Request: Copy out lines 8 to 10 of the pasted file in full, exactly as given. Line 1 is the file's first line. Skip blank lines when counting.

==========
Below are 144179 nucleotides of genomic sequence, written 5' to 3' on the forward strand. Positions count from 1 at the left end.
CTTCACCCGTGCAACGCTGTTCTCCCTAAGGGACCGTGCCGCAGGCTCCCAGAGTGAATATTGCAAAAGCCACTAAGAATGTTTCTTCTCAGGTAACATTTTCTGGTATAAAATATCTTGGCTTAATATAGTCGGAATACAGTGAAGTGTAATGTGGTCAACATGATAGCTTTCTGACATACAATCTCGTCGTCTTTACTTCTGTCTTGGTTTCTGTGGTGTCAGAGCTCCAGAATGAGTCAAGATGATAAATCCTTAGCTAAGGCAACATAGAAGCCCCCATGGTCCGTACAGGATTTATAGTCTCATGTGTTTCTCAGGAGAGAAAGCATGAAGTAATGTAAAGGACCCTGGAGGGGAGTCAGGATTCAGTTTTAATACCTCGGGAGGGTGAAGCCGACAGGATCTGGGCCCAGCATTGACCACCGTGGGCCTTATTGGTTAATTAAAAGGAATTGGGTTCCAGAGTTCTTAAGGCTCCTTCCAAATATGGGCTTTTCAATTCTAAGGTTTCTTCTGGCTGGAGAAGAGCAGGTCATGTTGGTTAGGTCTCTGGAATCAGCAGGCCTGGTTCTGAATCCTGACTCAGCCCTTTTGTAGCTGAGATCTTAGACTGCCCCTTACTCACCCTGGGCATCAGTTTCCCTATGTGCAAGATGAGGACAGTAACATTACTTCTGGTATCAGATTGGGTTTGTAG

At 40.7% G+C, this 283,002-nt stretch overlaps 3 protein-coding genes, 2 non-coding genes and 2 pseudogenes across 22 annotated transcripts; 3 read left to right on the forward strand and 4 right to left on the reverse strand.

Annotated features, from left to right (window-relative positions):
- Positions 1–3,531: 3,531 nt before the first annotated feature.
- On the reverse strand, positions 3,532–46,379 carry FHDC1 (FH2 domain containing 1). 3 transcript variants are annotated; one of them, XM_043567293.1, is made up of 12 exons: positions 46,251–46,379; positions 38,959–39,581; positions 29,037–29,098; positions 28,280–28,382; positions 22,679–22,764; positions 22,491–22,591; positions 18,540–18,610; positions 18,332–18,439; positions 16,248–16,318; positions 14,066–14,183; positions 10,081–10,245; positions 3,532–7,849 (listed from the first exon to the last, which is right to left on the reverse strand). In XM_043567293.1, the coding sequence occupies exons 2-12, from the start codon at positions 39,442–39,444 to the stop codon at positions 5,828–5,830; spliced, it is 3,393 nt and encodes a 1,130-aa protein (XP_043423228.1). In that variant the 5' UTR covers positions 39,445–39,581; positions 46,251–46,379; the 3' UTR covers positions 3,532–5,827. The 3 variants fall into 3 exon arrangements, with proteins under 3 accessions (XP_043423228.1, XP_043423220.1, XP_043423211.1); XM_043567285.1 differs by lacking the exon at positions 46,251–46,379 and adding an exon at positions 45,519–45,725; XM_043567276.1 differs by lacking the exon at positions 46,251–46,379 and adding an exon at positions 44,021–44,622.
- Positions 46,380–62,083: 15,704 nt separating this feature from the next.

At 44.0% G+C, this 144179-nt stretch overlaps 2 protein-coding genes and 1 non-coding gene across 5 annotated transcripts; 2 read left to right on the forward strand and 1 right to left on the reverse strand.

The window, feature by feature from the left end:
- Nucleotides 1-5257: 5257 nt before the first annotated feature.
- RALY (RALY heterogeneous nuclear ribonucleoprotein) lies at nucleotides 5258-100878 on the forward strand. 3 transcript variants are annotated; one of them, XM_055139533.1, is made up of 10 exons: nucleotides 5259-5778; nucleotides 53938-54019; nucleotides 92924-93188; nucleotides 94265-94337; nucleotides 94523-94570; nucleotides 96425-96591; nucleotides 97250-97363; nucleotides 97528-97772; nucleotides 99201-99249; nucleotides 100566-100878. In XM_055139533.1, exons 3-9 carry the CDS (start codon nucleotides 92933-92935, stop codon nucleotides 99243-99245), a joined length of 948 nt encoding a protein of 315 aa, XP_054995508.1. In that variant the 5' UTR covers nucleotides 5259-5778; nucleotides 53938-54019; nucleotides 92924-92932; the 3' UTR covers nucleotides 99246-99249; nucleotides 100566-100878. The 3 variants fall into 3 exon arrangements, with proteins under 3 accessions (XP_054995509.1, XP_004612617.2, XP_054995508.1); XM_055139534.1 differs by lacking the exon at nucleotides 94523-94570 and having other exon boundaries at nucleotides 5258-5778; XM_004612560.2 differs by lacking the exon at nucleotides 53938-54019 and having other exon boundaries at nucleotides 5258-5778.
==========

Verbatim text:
At 44.0% G+C, this 144179-nt stretch overlaps 2 protein-coding genes and 1 non-coding gene across 5 annotated transcripts; 2 read left to right on the forward strand and 1 right to left on the reverse strand.

The window, feature by feature from the left end:
- Nucleotides 1-5257: 5257 nt before the first annotated feature.